Earlier this week I got a question concerning how fair housing and advertising work together.  Our Fair Housing Act (FHA) provides protection against discrimination based on race, color, national origin, religion, sex, familial status, and handicap.  Specifically, section 804 of the FHA prohibits "… mak[ing], print[ing], publish[ing], or caus[ing] to be made, printed, or published any notice, statement, or advertisement, with respect to the sale rental of a dwelling that indicates any preference, limitation or discrimination based on race, color, religion, sex, handicap, familial status, or national origin, or any intention to make any such preference limitation or discrimination." 

As such, the general rule is that all advertising of residential real estate for sale, rent, or financing should contain an equal housing opportunity logo, statement, or slogan as a means of educating anyone looking for a home that the property is available to all persons regardless of race, color, religion, sex, handicap, familial status, or national origin.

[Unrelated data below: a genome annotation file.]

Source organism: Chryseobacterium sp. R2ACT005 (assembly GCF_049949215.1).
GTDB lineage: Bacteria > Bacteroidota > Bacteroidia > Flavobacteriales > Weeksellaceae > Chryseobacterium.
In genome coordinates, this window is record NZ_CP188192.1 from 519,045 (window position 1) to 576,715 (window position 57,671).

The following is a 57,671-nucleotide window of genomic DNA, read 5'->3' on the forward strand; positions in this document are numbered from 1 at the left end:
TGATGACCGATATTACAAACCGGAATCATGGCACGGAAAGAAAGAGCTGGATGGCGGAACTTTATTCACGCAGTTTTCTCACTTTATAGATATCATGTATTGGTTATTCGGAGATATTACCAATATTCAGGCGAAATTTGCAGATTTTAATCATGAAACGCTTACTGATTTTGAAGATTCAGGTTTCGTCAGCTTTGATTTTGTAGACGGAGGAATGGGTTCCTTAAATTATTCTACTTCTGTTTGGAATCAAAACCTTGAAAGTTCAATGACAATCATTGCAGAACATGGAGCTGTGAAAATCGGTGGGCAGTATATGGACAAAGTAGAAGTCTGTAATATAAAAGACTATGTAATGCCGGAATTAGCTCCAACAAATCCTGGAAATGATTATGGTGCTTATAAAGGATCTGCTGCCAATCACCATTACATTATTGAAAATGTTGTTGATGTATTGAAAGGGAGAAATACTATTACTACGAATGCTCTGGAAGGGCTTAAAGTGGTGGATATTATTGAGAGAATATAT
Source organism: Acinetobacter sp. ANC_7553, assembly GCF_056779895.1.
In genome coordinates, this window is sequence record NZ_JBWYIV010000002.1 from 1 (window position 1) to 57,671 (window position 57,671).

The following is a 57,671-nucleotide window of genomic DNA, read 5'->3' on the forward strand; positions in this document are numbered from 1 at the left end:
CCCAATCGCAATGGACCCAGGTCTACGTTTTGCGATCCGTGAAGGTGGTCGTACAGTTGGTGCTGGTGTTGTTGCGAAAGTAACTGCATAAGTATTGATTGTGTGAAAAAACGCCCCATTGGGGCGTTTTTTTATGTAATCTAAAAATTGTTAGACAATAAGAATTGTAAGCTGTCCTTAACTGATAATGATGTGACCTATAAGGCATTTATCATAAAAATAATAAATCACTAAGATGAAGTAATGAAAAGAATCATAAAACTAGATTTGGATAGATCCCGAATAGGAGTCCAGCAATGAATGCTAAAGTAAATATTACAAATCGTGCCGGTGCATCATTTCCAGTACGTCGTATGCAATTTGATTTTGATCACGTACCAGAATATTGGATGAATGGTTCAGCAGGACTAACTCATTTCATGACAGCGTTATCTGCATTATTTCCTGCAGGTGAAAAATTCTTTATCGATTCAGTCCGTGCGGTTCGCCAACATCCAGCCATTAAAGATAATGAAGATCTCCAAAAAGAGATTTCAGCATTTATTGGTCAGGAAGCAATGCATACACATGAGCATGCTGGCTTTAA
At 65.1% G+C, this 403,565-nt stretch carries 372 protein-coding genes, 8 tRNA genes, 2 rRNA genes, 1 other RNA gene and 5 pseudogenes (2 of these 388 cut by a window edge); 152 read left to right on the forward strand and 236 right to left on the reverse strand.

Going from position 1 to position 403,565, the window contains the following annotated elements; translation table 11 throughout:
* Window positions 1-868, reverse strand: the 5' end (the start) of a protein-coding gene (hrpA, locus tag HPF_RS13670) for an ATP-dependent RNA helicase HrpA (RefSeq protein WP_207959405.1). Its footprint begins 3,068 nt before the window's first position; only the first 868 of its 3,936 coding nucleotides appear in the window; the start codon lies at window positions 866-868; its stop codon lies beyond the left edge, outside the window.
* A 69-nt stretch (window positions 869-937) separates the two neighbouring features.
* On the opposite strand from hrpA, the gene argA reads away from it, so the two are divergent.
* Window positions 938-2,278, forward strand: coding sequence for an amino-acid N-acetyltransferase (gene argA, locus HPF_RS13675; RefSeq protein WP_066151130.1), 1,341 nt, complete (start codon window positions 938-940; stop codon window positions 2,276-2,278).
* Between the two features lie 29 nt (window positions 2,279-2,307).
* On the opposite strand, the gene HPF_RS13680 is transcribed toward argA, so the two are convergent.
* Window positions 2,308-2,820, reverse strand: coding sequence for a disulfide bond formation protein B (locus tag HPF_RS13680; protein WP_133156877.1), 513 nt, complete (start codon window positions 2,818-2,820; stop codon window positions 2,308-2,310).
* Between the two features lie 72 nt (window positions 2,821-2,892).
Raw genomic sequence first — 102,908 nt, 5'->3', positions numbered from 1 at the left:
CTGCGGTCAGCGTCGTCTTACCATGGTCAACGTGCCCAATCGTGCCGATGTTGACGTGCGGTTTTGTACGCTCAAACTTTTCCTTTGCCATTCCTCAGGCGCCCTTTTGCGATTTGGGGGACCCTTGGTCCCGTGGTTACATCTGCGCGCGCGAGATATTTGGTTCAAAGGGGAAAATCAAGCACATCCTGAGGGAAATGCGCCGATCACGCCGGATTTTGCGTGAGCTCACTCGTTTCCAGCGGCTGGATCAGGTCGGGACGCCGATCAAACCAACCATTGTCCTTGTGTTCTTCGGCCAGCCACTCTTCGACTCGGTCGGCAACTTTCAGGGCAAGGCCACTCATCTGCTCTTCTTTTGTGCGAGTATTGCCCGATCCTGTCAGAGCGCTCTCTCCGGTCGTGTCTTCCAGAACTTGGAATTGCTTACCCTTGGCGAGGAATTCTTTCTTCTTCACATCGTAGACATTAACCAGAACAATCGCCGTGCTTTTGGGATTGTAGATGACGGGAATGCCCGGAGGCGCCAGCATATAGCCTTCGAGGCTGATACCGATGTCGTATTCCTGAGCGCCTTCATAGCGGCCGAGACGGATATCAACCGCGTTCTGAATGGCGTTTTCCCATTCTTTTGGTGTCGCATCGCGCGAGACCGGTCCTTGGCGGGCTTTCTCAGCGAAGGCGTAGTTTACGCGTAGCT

Advertising includes flyers, brochures, billboards, mailings, radio, television ads, newspapers and magazine ads, signs, business cards, as well as statements (i.e. word of mouth).

Certain types of phrases should absolutely be avoided as they could be read to indicate a preference (or exclusion) of one of the protected classes.  For example, potentially offending phrases should not be used such as

"Restricted, NChildren, Singles Preferred, Catholic Church Nearby, Perfect For the Physically Fit, Hispanic Area, Prefer Bright and/or Healthy Person."

On the other hand, phrases that can be used in advertising include:

"Nice Residential Area, Parks Nearby, Gated Community, Nearby to Shopping, Close to Colleges."

Don’t think fair housing testers are reviewing your ads?  Think again.  Particularly when management runs housing advertisements online — it is easy to view and test if your ad potentially excludes one of the FHA protected classes.  If you need the equal housing opportunity logo or statement or if you have a question about your ad, you might want to seek out a lawyer like me.

Just A Thought.